With London and Sydney being just over 17,000 km apart, SpaceShipTwo travelling at 4,000 km/h and the earth far below spinning at 1,700 km/h, that's almost exactly three hours from Sydney Harbour to the Thames.

Add half an hour for liftoff and half an hour to glide down, and you turn the long-haul Kangaroo Route into a breezy four hour hop – less time than it currently takes from Sydney to Perth.

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About David Flynn

David Flynn is the editor of Australian Business Traveller and a bit of a travel tragic with a weakness for good coffee, shopping and lychee martinis.

 

Have something to say? Post a comment now!

1 on 30/9/13 by johnnysfo

WOW I am still amazed that we can carry people in the air on the A380 for a 15 hours duration;-) now the thought of London-Sydney in 4 hours, that I will wanna wait and experience in my lifetime.

2 on 30/9/13 by Ben84

Like Brunel's SS Great Eastern, the aconcorde was simply ahead of its time. For sure we will see 4 hour kangaroo hops within 20 years. 

Some of us may even live to see the end of planetary air travel, with the possibility to demolecularise in one location and remolecuralise at another - leaving Sydney at 12.05pm and arriving in London at 12.06pm (AEST). 

Air travel will simply be for planet to moon / Mars / space station resort journeys. 

Im talking another 200 years away. The way medical science is going, younger people may very well get to live that long (and even longer). 

3 on 30/9/13 by tronixstuff

I wonder how many points and SCs you get with Virgin Galactic? :)

1 on 30/9/13 by jonom

Velocity currently offers 1 Million points on pioneer seats once travel is completed. No SC's available.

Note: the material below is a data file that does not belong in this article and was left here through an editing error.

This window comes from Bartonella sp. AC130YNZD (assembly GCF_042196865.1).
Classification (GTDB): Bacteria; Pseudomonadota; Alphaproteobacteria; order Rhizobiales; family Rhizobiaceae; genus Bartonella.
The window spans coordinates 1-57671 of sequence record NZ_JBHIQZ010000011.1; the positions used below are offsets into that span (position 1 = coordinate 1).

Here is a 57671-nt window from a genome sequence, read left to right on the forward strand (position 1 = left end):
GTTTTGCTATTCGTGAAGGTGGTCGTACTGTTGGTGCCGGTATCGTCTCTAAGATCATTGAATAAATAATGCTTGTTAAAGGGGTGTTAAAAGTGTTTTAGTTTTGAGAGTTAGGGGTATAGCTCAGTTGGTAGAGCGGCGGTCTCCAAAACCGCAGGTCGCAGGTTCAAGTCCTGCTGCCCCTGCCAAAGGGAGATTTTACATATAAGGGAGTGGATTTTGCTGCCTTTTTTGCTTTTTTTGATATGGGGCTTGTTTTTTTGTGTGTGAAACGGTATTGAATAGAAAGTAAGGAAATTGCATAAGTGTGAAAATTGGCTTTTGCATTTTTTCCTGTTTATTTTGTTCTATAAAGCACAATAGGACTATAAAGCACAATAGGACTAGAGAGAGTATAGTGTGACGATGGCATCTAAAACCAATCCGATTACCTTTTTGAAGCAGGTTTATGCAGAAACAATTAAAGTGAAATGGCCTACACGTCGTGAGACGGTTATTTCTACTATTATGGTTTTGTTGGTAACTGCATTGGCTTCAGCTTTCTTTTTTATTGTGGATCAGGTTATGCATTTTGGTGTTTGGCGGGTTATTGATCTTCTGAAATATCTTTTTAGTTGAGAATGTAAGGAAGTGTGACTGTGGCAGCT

http://www.velocityrewards.com.au/content/Earn/TravelExtras/

4 on 30/9/13 by Darkavid99

I think the real future of transportation has to be anti grav tunnels. Untilising Mag Lev type trains which can currently theoritcally go at any speed only hampered by gravity. With no moving parts and underground tunnels with the air completely sucked out, trains could theoritically travel at over 10,000 Km/h.

Better for the environment, safer and less maintenance.

Not as sexy though...

1 on 9/7/14 by spentan

You've been reading about Elon Musk's Hyperloop?

As a Tesla Owner, I am very interested in his work :)

5 on 30/9/13 by Adam

I'm so over reading about Branson's Galactic flights. At  over $200k for 6-8min (or about there) it's no more than a 'joy ride'  for the obscenely rich and even richer. It's hardly going to make anyone's  business travel more seamless. Maybe I'm the sour new but honestly, I see these articles and just roll my eyes. 

1 on 30/9/13 by Ben84

It's the pioneering days of the next generation of business travel. 

In 50 years time it is likely business travellers will be making flights across the world in no time at all. 

A revolution in air travel is upon us. It is pretty exciting. 

I guess for those who are already well advanced in age this isn't as exciting - that's understandable. 

1 on 1/10/13 by watson374

Once upon a time, flying in one of two wicker seats shoved down the back of a converted two-seat close-air-support single-engine biplane was "no more than a 'joy ride'  for the obscenely rich and even richer".

Your argument is invalid.

6 on 1/10/13 by Adam

I believe Boeing and Airbus have invested considerably more to aviation and pioneership of flight for millions of more common people than Virgin Galatic and Richard Branson. Come what may in a hundred years but today what I know is that I can fly in amazing flying machines for a reasonable price. I may have been shoved down the back on my last flight, but it was an ok seat and certainly wasn't a wicker one. 

7 on 9/7/14 by undertheradar

the big question...will these aircraft have WIFI?? .... as some people just cant seem to function without staring at/being attatched to a 'mobile device', wherever they are!! LOL